Key changes and what to do in practice?
1) Currently, processing personal data is frequently based on the consent of the individual concerned (hereinafter: the data subject). However, this consent is not always obtained under conditions that guarantee a consent of acceptable quality. Therefore, the GDPR provides for more stringent requirements to obtain an individual’s consent. In the future, any company that bases processing of personal data on the individual’s consent will have to check whether:
- the consent is obtained by a statement or a clear affirmative action (which precludes, for example, the use of pre-ticked boxes);
- the consent is freely given, specific, clear and unambiguous (meaning that the data subject was duly informed of the scope of his/her consent before giving it);
- the consent refers to a processing for one or several specific lawful purposes (general and broad phrasing is not allowed);
- it can easily demonstrate that it obtained the data subject’s consent (the data processor should, therefore, keep records of the consents).
The GDPR will also apply to personal data collected before its entry into force. Hence, all processing of personal data that was consented in a way that is not satisfactory to the new GDPR requirements should be regularised – meaning that the consent should be renewed in a way that meets the GDPR requirements.
- the lawful purposes and legal basis for the processing of personal data;
- the legitimate interests pursued by the data controller or by a third party when processing is based on such legitimate interests;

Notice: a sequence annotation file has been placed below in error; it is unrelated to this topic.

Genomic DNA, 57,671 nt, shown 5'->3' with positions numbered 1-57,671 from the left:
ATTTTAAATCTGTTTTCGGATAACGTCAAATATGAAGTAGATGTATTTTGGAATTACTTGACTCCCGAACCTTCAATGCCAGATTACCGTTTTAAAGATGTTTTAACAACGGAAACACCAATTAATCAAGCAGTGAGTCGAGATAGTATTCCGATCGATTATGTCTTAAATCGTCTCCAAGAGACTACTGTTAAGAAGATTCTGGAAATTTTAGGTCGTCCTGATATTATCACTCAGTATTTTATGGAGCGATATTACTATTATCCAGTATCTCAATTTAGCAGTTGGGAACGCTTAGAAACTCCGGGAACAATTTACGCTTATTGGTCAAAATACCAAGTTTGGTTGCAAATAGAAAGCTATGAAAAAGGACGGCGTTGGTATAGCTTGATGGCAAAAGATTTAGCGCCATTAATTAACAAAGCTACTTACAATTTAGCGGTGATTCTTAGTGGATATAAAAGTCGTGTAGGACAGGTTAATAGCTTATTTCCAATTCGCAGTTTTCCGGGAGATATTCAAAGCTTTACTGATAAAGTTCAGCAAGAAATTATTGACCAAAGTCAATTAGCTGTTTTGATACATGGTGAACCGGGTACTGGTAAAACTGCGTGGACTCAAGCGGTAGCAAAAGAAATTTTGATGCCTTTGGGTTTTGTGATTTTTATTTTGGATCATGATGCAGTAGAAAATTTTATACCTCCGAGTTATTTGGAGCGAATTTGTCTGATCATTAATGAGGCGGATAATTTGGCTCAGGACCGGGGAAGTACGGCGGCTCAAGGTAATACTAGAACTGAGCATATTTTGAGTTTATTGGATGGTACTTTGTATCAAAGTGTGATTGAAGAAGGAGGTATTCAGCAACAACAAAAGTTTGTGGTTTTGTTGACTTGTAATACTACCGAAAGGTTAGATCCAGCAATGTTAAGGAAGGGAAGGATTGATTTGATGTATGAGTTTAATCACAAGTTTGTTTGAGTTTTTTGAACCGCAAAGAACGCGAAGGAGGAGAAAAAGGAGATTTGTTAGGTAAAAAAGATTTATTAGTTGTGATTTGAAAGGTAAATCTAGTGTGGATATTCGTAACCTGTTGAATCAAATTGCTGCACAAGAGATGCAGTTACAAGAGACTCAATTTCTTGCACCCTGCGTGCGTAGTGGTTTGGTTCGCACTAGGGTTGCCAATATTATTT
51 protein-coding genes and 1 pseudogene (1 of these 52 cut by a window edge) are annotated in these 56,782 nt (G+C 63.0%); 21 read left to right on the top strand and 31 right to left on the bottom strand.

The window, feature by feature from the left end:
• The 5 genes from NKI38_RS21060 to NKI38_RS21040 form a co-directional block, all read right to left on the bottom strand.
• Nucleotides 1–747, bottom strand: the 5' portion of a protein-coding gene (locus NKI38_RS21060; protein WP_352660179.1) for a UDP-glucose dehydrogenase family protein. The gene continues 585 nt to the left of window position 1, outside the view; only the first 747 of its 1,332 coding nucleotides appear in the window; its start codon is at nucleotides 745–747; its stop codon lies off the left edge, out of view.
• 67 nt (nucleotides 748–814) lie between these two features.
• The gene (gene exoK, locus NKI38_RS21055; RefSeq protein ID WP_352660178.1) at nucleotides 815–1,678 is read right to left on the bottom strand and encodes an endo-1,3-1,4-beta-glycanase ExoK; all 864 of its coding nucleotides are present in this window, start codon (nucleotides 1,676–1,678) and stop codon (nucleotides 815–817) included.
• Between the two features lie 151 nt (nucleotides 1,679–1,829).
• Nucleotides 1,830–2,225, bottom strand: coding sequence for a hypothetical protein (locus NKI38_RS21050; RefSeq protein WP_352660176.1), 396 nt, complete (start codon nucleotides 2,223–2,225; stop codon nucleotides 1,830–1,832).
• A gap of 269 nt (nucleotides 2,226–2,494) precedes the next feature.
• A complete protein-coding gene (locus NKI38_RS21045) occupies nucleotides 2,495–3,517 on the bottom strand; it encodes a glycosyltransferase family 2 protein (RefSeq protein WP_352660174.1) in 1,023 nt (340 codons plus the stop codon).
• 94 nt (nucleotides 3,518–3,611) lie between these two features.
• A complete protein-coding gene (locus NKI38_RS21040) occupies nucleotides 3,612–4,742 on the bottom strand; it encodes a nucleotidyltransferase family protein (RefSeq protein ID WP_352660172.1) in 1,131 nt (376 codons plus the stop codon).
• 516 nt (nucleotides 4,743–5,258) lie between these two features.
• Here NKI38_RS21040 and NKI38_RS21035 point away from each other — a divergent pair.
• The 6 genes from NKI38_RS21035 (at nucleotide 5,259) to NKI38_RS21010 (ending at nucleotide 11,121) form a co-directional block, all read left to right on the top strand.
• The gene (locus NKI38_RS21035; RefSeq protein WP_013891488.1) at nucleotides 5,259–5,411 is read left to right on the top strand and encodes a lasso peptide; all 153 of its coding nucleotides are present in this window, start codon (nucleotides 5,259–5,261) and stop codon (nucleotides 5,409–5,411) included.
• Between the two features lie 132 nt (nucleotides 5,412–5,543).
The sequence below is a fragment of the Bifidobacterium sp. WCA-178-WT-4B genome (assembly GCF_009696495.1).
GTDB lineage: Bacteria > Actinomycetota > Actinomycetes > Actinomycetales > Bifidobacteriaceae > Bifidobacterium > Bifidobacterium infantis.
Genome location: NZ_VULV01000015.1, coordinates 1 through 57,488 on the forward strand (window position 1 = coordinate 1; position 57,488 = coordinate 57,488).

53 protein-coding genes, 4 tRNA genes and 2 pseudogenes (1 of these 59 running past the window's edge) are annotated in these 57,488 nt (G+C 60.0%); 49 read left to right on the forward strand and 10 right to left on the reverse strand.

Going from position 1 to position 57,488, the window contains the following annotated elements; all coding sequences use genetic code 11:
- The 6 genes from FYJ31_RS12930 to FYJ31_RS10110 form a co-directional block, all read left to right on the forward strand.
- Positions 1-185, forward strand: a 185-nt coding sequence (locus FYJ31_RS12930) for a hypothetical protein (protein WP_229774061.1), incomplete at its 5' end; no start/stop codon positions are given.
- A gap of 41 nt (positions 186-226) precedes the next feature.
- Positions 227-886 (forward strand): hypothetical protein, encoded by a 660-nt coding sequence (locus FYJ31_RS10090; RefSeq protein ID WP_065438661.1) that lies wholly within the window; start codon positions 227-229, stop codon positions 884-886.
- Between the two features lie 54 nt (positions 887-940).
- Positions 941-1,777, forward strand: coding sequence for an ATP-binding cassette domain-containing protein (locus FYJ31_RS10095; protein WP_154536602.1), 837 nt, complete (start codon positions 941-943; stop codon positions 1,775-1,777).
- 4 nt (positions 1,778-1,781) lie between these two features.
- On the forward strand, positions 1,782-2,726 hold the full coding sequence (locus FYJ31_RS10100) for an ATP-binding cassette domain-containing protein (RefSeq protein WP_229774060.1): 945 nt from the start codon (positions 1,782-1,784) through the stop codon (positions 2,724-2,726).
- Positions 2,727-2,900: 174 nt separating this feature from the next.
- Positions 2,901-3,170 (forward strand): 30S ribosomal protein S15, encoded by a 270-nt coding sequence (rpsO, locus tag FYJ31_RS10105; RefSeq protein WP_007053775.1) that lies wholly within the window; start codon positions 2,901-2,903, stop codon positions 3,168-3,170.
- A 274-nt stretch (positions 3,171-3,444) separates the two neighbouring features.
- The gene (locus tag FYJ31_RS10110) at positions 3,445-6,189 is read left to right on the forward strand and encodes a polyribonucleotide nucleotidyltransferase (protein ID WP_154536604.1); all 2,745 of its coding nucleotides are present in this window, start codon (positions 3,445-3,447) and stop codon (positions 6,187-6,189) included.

- as the case may be, the fact that the data controller intends to transfer the personal data to a country that is not an EU Member State, and the existence or absence of an adequacy decision from the Commission or, where applicable, a reference to the appropriate safeguards that are put into place to protect the data subjects;
- where processing is based on a data subject’s consent, the right to withdraw their consent at any time;
- the data subject’s right to lodge a complaint with the national supervisory authority;
- the period during which the personal data will be stored or, if not possible, the criteria used to determine the period of conservation;
- whether the provision of personal data is a statutory or contractual requirement, or necessary to enter into a contract, as well as whether the data subject is obliged to provide his/her personal data and the possible consequences of failure to provide it;